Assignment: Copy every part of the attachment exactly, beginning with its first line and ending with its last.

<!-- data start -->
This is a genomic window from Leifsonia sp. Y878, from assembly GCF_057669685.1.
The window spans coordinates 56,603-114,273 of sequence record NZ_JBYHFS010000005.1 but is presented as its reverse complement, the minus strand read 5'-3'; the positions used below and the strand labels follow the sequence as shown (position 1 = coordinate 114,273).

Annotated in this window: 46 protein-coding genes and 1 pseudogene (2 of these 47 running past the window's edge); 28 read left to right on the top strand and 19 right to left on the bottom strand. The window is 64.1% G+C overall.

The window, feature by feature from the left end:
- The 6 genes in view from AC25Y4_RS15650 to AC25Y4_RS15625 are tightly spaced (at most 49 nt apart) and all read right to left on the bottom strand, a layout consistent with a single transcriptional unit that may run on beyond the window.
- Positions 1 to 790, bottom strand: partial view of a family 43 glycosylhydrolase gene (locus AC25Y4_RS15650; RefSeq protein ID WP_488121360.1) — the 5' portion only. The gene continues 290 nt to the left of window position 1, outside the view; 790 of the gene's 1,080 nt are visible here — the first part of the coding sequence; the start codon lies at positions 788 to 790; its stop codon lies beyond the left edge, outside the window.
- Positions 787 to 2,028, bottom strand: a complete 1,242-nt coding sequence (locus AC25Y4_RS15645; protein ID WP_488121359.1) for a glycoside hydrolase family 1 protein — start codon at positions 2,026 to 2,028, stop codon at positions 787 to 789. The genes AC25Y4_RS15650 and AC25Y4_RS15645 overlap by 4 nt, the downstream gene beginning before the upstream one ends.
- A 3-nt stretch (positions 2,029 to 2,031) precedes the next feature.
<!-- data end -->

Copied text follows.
This is a genomic window from Leifsonia sp. Y878, from assembly GCF_057669685.1.
The window spans coordinates 56,603-114,273 of sequence record NZ_JBYHFS010000005.1 but is presented as its reverse complement, the minus strand read 5'-3'; the positions used below and the strand labels follow the sequence as shown (position 1 = coordinate 114,273).

Annotated in this window: 46 protein-coding genes and 1 pseudogene (2 of these 47 running past the window's edge); 28 read left to right on the top strand and 19 right to left on the bottom strand. The window is 64.1% G+C overall.

The window, feature by feature from the left end:
- The 6 genes in view from AC25Y4_RS15650 to AC25Y4_RS15625 are tightly spaced (at most 49 nt apart) and all read right to left on the bottom strand, a layout consistent with a single transcriptional unit that may run on beyond the window.
- Positions 1 to 790, bottom strand: partial view of a family 43 glycosylhydrolase gene (locus AC25Y4_RS15650; RefSeq protein ID WP_488121360.1) — the 5' portion only. The gene continues 290 nt to the left of window position 1, outside the view; 790 of the gene's 1,080 nt are visible here — the first part of the coding sequence; the start codon lies at positions 788 to 790; its stop codon lies beyond the left edge, outside the window.
- Positions 787 to 2,028, bottom strand: a complete 1,242-nt coding sequence (locus AC25Y4_RS15645; protein ID WP_488121359.1) for a glycoside hydrolase family 1 protein — start codon at positions 2,026 to 2,028, stop codon at positions 787 to 789. The genes AC25Y4_RS15650 and AC25Y4_RS15645 overlap by 4 nt, the downstream gene beginning before the upstream one ends.
- A 3-nt stretch (positions 2,029 to 2,031) precedes the next feature.